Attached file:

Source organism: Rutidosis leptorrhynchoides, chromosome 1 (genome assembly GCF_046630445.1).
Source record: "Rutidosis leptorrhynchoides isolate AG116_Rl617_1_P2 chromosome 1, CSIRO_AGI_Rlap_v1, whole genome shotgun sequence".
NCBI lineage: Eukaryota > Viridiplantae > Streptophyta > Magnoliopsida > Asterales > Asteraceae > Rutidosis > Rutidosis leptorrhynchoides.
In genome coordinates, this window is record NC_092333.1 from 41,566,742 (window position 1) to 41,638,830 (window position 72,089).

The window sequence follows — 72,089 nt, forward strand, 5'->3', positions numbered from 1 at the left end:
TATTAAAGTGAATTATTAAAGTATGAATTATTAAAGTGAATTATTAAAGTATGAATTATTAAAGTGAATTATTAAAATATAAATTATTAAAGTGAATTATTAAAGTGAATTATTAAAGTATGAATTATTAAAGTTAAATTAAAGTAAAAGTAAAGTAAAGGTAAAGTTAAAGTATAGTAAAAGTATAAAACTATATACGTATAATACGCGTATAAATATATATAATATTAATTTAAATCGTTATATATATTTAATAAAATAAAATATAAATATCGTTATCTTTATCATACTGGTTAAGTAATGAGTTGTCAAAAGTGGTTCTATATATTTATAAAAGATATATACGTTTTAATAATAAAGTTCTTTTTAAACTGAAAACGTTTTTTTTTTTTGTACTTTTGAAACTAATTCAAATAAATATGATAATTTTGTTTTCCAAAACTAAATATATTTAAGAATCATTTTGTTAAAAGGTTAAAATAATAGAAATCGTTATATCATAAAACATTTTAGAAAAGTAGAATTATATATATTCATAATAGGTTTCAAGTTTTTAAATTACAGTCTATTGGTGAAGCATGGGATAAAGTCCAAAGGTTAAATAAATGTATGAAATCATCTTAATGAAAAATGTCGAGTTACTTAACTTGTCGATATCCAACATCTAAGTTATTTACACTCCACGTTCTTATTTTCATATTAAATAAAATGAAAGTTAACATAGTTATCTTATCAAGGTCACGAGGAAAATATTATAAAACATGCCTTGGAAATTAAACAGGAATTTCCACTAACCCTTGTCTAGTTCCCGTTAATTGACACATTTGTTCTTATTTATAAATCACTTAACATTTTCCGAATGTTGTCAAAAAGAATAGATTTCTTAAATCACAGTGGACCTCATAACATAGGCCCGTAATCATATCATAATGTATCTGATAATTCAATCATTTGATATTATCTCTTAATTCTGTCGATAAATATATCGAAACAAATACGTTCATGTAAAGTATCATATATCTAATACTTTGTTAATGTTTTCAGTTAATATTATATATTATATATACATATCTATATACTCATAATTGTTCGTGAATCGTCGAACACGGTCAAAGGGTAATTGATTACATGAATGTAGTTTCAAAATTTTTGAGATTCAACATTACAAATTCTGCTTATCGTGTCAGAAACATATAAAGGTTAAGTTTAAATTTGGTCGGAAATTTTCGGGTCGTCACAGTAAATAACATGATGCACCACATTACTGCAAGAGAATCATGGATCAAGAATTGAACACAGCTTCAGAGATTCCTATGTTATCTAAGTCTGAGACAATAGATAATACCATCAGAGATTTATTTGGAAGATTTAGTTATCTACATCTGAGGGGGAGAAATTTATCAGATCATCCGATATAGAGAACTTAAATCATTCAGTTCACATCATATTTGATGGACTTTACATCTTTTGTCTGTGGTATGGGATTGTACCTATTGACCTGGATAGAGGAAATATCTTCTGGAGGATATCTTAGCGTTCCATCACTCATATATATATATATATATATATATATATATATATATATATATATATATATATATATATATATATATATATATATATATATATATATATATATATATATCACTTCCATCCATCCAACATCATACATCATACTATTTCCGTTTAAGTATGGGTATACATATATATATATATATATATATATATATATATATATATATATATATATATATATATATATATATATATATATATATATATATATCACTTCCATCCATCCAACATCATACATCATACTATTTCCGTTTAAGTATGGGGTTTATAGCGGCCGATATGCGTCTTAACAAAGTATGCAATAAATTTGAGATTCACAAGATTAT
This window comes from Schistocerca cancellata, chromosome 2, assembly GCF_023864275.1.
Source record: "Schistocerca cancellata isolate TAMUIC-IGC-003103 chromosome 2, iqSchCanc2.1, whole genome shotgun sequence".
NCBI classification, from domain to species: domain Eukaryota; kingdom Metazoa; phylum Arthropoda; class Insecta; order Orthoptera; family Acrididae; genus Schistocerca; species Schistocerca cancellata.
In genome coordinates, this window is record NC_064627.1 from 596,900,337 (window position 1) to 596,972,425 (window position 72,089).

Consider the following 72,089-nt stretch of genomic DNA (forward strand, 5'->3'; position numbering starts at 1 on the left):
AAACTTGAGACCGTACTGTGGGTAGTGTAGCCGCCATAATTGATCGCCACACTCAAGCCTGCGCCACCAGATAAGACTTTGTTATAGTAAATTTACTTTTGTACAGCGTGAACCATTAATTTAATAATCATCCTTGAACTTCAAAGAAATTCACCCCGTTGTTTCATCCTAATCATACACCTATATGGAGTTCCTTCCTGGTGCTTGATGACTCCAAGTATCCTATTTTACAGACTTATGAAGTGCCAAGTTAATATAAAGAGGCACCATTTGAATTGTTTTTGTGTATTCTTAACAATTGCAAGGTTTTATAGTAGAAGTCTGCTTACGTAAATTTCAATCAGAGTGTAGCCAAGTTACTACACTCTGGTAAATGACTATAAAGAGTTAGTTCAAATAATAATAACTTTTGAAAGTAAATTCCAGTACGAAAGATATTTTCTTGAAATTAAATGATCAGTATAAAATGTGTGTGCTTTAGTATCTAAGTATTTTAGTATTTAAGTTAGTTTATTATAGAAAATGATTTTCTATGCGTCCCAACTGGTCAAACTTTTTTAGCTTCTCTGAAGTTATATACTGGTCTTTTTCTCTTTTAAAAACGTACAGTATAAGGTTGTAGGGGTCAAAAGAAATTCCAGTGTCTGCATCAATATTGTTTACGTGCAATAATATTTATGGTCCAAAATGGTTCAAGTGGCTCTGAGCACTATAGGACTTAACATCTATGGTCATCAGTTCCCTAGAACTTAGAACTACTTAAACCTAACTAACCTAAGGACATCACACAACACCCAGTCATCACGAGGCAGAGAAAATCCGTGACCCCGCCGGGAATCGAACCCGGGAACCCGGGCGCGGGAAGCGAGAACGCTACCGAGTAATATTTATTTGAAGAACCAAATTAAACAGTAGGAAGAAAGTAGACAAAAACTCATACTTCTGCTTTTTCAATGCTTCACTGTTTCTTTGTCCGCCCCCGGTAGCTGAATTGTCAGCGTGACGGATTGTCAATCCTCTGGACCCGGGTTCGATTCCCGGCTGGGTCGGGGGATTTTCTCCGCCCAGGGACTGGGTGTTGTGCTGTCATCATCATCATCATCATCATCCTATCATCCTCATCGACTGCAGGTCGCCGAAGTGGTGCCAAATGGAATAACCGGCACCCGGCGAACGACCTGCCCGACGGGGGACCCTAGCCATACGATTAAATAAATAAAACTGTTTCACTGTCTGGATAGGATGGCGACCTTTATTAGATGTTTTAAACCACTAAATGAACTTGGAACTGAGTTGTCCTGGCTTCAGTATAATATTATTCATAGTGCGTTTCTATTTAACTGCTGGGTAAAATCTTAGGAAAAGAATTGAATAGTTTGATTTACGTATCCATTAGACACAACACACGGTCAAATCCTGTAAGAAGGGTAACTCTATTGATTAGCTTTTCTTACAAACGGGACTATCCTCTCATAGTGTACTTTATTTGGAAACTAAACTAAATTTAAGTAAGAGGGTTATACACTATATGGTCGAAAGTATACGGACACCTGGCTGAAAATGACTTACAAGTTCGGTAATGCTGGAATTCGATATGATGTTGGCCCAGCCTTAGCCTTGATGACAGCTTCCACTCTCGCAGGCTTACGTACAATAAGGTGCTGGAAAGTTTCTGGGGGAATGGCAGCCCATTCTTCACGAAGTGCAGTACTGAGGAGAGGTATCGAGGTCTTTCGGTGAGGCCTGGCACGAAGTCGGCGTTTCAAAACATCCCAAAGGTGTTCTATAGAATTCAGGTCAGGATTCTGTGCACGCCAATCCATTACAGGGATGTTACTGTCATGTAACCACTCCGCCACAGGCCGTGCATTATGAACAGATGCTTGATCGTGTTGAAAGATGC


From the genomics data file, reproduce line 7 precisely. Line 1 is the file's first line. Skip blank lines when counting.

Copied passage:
This window comes from Schistocerca cancellata, chromosome 2, assembly GCF_023864275.1.